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Malaria Day Marked with New Disease Challenge

FILE - Surgeon and doctor-turned-refugee, Dr. Tewodros Tefera, prepares a malaria test for 23-year-old Tigrayan refugee Hareg from Mekele, Ethiopia, at the Sudanese Red Crescent clinic in Hamdayet, eastern Sudan, near the border with Ethiopia, on March 17, 2021.

SAN FRANCISCO — As the world marks World Malaria Day, scientists note a new vector is spreading the disease: “Anopheles stephensi” — a mosquito that can breed in areas are not prone to malaria, including cities.

According to the World Health Organization (WHO) latest World Malaria Report, there were 247 million cases of the disease in 2021 compared to 245 million cases in 2020. The estimated number of malaria deaths stood at 619,000 in 2021 compared to 625,000 in 2020.

Africa continues to be the most affected with 95% of malaria cases and 96% of deaths. With current interventions, the global anti-malaria community says it has averted two billion malaria cases and 11.7 million deaths between 2000 and 2021.

Today, there’s a new challenge – a new strain caused by the “Anopheles stephensi” mosquito.

The insect is drug resistant – and can thrive in many areas including those that are not malaria endemic, Dorothy Fosah-Achu, the team lead for Tropical and Vector-borne Diseases at the WHO regional office for Africa, said.

But a new vaccine, called RTS,S, should play an important part in controlling the spread of the disease, said the Director of the WHO's department of Immunization, Vaccines and Biologicals, Kate O'Brien.

"The RTS,S vaccine, [which] has been introduced...has completed its clinical trials,” she said. It's been authorized for use in from a regulatory perspective, and it's in roll out in areas where the burden is the highest," O'Brien told VOA.

"The difficulty," she continued, "is that it’s in quite constrained supply, so we are really looking for enhancing that supply which is an ongoing effort to develop a supplier that can produce the vaccine in much greater quantities."

FILE PHOTO: A nurse fills a syringe with malaria vaccine before administering it to an infant at the Lumumba hospital in Kisumu, Kenya, July 1, 2022.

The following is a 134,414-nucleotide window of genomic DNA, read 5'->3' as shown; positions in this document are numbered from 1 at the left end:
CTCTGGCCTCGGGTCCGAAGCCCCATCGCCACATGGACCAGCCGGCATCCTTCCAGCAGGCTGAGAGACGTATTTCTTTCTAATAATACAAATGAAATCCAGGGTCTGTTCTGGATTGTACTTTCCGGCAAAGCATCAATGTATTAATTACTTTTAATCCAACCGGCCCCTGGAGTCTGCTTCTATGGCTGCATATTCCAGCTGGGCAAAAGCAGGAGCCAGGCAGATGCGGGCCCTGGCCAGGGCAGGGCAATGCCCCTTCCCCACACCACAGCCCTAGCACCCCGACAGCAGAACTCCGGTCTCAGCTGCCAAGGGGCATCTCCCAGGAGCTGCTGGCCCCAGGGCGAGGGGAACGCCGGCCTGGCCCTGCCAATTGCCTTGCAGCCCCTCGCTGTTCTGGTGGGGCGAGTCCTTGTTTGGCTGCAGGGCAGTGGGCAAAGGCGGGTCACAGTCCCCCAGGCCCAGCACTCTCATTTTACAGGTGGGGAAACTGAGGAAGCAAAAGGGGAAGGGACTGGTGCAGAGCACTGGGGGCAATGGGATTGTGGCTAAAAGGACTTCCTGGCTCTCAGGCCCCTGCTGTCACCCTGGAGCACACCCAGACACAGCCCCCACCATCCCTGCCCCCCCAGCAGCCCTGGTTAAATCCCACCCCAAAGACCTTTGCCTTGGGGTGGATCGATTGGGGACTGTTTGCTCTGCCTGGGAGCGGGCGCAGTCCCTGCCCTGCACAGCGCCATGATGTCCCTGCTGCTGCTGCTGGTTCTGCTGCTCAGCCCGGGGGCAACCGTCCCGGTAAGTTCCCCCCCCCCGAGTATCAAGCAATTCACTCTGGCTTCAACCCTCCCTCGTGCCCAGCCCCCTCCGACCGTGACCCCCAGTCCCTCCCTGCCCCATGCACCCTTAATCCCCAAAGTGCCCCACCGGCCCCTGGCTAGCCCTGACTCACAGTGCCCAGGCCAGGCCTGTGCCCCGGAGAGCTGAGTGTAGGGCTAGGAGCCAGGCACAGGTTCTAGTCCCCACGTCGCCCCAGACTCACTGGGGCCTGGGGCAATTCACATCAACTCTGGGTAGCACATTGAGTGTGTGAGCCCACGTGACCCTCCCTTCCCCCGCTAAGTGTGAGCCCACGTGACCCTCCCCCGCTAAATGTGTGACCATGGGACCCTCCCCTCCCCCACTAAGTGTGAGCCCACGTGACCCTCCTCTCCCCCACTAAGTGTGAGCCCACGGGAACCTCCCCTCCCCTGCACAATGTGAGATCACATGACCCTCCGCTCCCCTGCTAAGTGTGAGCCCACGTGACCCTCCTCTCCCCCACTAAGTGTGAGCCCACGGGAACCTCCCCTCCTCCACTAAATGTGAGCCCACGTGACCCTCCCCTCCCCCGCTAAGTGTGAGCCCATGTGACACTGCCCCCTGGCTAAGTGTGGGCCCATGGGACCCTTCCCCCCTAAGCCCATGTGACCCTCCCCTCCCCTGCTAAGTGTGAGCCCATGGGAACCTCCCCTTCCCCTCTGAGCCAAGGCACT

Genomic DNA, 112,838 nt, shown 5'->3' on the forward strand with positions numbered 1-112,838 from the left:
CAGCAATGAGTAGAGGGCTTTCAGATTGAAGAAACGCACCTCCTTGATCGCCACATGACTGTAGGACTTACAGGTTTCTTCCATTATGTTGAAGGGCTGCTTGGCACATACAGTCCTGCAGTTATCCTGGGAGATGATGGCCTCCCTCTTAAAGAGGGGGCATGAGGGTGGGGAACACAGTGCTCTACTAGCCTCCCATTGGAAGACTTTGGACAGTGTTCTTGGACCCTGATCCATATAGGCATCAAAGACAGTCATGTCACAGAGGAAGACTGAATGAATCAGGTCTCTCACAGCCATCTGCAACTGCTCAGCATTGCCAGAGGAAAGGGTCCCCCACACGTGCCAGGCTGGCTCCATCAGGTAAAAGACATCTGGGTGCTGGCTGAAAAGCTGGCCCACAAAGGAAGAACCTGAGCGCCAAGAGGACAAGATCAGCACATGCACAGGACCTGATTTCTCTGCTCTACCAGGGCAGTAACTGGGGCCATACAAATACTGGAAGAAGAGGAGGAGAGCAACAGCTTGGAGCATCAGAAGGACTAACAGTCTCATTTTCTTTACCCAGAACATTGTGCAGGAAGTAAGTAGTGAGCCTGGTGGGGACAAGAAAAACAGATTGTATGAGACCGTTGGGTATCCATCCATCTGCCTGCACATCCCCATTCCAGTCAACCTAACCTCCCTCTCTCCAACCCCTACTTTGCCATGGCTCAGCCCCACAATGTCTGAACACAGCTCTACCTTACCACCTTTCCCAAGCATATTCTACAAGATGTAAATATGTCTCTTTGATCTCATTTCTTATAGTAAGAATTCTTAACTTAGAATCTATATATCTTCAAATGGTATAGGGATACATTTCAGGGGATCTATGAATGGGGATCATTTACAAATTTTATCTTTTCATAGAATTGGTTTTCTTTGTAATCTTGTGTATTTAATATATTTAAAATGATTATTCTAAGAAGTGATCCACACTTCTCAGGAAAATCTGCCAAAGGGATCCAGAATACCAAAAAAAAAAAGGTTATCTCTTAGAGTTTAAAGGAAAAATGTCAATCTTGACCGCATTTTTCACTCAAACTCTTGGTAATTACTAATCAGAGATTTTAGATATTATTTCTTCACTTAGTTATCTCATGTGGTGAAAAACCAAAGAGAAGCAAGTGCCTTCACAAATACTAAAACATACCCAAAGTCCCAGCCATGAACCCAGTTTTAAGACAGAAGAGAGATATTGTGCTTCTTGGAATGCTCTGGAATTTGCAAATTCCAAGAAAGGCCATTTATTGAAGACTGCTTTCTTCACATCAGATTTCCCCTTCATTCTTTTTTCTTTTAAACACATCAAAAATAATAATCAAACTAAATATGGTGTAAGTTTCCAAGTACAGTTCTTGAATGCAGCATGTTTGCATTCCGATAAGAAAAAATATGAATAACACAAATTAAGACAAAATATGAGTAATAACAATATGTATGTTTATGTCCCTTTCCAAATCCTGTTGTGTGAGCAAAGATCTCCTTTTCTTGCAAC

FILE PHOTO: A nurse fills a syringe with malaria vaccine before administering it to an infant at the Lumumba hospital in Kisumu, Kenya, July 1, 2022.

Africa continues to bear the burden of the impact of malaria on children and pregnant women. The WHO report indicates that four African countries — Nigeria, the Democratic Republic of the Congo, Tanzania, and Niger — accounted for over half of all malaria deaths worldwide.

Diallo Abdourahmane, the WHO’s country representative to Kenya, said in Africa out of 40 million pregnancies, 13.3 million are exposed to the disease during pregnancy which increases the risk of low birth weights.

Eastern and southern Africa have the highest prevalence of exposure to malaria during pregnancy at 41%.

"The target," he said, "is to reach over 134,093 children annually in eight counties around Lake Victoria and the western part of Kenya where malaria is endemic."

Abdourahmane said as of March Kenya distributed the vaccine to another 25 sub-counties in addition to the initial 26, reaching at least 133,195 more children.

The WHO says political commitment, sustainable funding, community engagement, and inclusive health systems are needed for Africa to achieve a malaria-free future.

Ahmeddin Omar, the head of National Malaria Program in Kenya, said the government plans to maximize the surveillance of malaria infections across the country.

"The vision for our country is to have a malaria-free Kenya... through effective partnerships.... and our objective is to reduce malaria incidents by 75 percent of what it was in 2016 by the end of this year," he said.

World Malaria Day is marked annually on April 25, highlighting global needs for the prevention and control of the mosquito-borne disease.